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Mass Market Paperback Embassy Row Book

ISBN: 0812545222

ISBN13: 9780812545227

Embassy Row

(Book #2 in the Mycroft Holmes Series)

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Format: Mass Market Paperback

Condition: Good*

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Book Overview

The second novel in the series launched by "Against the Brotherhood"--authorized by Dame Jean Conan Doyle and starring Sherlock Holmes's older brother. Mycroft and his assistant set out to solve a murder that takes place the night of the signing of an agreement to secure England's position in Japanese-controlled waters.

Customer Reviews

5 ratings

good read

I was entertained by the writing style - very Doyle-like. This was my first Mycroft mystery. The writing style made reading flow along. I thought the plot (treaty with Japan) a bit boring and if the writing hadn't been good the story would have bogged down. Also, I would have liked more Holmes action and less Guthrie in the story. I think that making Guthie be a second Watson is too much. I love Watson, but having him cloned in the form of Guthrie was not fun. Guthrie should have his own character. I liked Tyres and Sutton very much and hope to see them both in the other books in the series. I plan to read all or some of the others.

Mycroft Holmes as he should be.

The first book in this series (Against The Brotherhood)introduced the reader to a Mycroft Holmes who was a bit too much of an action hero to fit my personal take on the character. Although I enjoyed the 1st book , the plot of Embassy Row better fits the character of Sherlock's brother. Filled with intrigue over a treaty with Japan, The Emperor's son and a mystery woman, and a murder that may cause the events to explode; Embassy Row does an excellent job of showing the behind the scenes role of Mycroft Holmes, hinted at in the few Sherlock Holmes tales he made an appearence in. I did have some problems with Holmes' late identification of the mystery woman, which will be patently obvious to the reader, and the constant appearence of The Golden Lodge's Miss Gatspy, whose role works as "deus ex machina." I hope Mr. Fawcett can avoid falling into this trap too often. I think Mycroft should remain the puppetmaster in these tales, it lends credence to Sherlock's assertions that Mycroft was the more intelligent of the two.


Excellent sequel to Against the Brotherhood. Fawcett takes us deep into the world of international intrigue, the habitat of Mycroft Holmes. Deeply involving story and an exciting plot. Keep them coming Mr. Fawcett.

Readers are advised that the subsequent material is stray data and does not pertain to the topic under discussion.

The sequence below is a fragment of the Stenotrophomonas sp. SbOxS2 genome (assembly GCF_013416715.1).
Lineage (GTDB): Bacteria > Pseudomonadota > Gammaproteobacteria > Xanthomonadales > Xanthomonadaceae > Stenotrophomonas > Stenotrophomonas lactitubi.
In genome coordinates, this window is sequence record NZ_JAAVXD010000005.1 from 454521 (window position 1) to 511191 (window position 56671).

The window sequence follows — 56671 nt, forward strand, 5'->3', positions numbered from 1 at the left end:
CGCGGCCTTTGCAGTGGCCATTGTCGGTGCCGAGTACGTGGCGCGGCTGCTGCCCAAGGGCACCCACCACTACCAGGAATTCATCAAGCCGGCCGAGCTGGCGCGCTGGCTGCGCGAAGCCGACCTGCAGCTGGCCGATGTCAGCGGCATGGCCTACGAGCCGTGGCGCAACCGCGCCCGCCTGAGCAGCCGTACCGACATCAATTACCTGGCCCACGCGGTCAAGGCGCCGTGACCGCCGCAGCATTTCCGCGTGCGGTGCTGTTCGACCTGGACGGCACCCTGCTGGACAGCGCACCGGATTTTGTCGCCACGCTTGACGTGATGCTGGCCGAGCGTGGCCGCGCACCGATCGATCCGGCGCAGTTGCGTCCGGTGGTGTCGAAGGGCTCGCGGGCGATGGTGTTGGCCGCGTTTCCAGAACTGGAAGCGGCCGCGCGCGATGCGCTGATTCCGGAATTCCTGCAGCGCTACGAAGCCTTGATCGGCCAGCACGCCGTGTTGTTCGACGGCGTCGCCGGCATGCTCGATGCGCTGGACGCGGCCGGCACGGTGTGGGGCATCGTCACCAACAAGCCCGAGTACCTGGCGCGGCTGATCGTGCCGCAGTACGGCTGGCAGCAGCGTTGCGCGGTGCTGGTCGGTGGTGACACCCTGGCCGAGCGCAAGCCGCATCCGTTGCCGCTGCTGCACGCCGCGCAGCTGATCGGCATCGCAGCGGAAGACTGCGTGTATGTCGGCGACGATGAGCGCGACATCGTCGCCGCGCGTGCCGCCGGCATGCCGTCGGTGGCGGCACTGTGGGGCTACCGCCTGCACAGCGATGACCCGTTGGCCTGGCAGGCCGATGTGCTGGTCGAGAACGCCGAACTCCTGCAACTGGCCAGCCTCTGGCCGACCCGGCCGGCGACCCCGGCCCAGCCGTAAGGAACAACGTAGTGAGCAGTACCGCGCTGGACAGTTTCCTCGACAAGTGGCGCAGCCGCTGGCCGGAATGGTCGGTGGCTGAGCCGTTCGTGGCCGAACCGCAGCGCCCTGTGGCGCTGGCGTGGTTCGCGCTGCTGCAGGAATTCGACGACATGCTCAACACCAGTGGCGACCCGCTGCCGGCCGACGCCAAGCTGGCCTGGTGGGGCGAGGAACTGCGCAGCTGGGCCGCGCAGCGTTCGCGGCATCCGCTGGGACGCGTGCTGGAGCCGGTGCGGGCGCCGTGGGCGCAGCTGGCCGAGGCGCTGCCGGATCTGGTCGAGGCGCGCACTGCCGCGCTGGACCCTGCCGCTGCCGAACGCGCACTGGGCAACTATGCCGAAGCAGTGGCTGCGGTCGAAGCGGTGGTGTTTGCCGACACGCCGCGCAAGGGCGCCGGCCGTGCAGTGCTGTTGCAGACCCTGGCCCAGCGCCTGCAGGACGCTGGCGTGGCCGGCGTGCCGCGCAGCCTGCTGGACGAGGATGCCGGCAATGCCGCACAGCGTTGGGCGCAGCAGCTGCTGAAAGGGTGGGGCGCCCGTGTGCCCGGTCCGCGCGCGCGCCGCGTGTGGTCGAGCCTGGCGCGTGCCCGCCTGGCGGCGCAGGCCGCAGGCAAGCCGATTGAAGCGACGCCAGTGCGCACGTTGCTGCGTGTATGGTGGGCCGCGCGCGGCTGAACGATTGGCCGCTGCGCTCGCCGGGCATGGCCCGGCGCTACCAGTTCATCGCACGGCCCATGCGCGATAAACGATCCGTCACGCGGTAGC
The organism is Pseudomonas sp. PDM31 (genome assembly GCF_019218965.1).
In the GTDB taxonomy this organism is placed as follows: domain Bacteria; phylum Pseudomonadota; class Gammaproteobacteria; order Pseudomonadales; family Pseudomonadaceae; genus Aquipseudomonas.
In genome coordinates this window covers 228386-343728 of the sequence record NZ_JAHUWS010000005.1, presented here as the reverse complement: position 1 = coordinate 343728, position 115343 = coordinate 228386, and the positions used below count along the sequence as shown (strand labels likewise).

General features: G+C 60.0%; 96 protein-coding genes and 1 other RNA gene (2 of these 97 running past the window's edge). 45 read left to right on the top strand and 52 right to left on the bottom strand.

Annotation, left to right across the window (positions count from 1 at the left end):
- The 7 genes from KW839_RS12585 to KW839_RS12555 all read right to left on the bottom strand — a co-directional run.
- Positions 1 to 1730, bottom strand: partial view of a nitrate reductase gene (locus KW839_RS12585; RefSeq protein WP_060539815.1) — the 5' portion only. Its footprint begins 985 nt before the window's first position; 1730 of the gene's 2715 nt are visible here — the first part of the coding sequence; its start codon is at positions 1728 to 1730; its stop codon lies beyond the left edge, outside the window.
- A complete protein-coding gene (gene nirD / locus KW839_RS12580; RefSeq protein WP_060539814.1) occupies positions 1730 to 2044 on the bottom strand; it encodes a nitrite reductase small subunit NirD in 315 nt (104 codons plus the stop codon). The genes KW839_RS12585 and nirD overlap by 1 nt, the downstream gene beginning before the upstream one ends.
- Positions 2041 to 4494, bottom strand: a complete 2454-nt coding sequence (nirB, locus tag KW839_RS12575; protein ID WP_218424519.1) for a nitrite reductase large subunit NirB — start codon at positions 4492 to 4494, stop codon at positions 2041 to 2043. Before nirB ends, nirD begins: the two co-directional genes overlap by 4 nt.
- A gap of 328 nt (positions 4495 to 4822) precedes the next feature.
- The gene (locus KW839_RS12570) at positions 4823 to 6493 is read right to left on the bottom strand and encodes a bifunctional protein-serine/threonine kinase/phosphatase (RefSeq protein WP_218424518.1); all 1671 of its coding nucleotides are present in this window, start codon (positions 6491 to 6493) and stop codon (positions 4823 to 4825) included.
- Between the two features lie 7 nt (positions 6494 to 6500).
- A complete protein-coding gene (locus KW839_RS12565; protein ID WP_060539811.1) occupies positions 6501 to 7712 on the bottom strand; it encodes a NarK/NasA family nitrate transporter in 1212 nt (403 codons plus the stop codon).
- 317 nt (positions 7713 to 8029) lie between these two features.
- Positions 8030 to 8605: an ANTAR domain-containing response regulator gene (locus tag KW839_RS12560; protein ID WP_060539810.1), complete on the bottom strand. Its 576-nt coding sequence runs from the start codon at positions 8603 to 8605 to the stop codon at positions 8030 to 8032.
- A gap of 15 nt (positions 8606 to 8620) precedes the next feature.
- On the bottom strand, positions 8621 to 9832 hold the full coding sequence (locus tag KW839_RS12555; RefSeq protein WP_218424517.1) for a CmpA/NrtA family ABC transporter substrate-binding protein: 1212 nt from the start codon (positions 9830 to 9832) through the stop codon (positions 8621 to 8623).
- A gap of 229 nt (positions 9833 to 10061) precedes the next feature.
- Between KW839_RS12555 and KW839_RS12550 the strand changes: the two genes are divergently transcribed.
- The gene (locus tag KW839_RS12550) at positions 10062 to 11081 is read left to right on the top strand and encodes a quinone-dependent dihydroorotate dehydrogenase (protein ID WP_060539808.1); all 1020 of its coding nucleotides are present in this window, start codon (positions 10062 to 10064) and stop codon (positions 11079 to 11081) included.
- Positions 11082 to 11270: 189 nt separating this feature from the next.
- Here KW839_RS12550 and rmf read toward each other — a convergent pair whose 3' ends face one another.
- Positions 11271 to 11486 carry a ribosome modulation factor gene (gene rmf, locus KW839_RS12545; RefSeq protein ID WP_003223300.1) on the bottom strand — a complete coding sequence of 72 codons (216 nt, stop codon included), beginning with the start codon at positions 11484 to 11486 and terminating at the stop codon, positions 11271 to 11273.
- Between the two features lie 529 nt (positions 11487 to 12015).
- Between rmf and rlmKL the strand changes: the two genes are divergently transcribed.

Amazingly Doyle-esque treatment...

This book is written so closely to the style of Sir ArthurConan-Doyle that I hope the author will mull over the idea of writinga Sherlock Holmes book.The "voice" of the novel is dead on. It reads very much like Doyle's writing, which helps keep the reader immersed in the time period of the story.Finally we get to learn more of Sherlock's brother, lesser known but more important to England, Her Majesty, and the Admiralty.The intrigue surrounding the treaty with Japan could have actually taken place, if in fact it did not. Quinn Fawcett certainly did his homework concerning the political events and who would gain or lose depending on the fate of the secret treaty.Compare this excellent book with the writing of some of the modern Sherlock Holmes stories, like "The Ice Palace Murders" or "The Haunting of Torre Abbey". After seeing Holmes and Watson grafted and mis-cast into standard or sub-par mystery stories at the hands of modern writers, "Embassy Row" was a rare treat.While Mycroft's game is more of espionage and intrigue than the "trifles" of Sherlock and his deductive detecting, Mycroft's brilliance is clearly shown, as are the reasons for his importance to the government of England.Guthrie is an interesting character, somewhat Watson-like. He takes on the role of narrator as well as confidential secretary. The author has chosen well to keep the Mycroft series somewhat like the Sherlock Holmes canon in style and tone, but this has not stifled his ability to create something very new and entertaining. This is a wonderful series, and I hope the author will one day favor us with some stories of the better-known brother who resides at 221b Baker Street. He certainly has the "voice" to make a Sherlock Holmes story quite memorable.

A rare treat for Sherlock fans

Patterson Guthrie immensely enjoys his job as secretary to the incredibly intelligent and influential Mycroft Holmes. Currently, his employ is negotiating with the Japanese on behalf of England, who want to secure access to the oriental ports in spite of the fact that many of his countrymen oppose any pact with Japan. As the meetings wind down towards an agreement, an opponent, Lord Brackenheath is murdered.Mycroft quickly realizes that the killing of Brackenheath could also lead to the death of the treaty that he so diligently worked at completing. Mycroft begins to investigate the murder in order to save the agreement that abruptly appears to be unraveling. As he searches for clues, Patterson takes down notes.The second Mycroft Holmes novel continues in the great tradition of his younger sibling Sherlock and his own previous adventure (narrated by Patterson in AGAINST THE BROTHERHOOD). EMBASSY ROW contains a crisp story line that follows in the Master's tradition. The characters are wonderful and Mycroft fits the brief insights provided readers by Doyle. Any Sherlock Holmes fan will want to read Quinn Fawcett's homage to the great detective.Harriet Klausner
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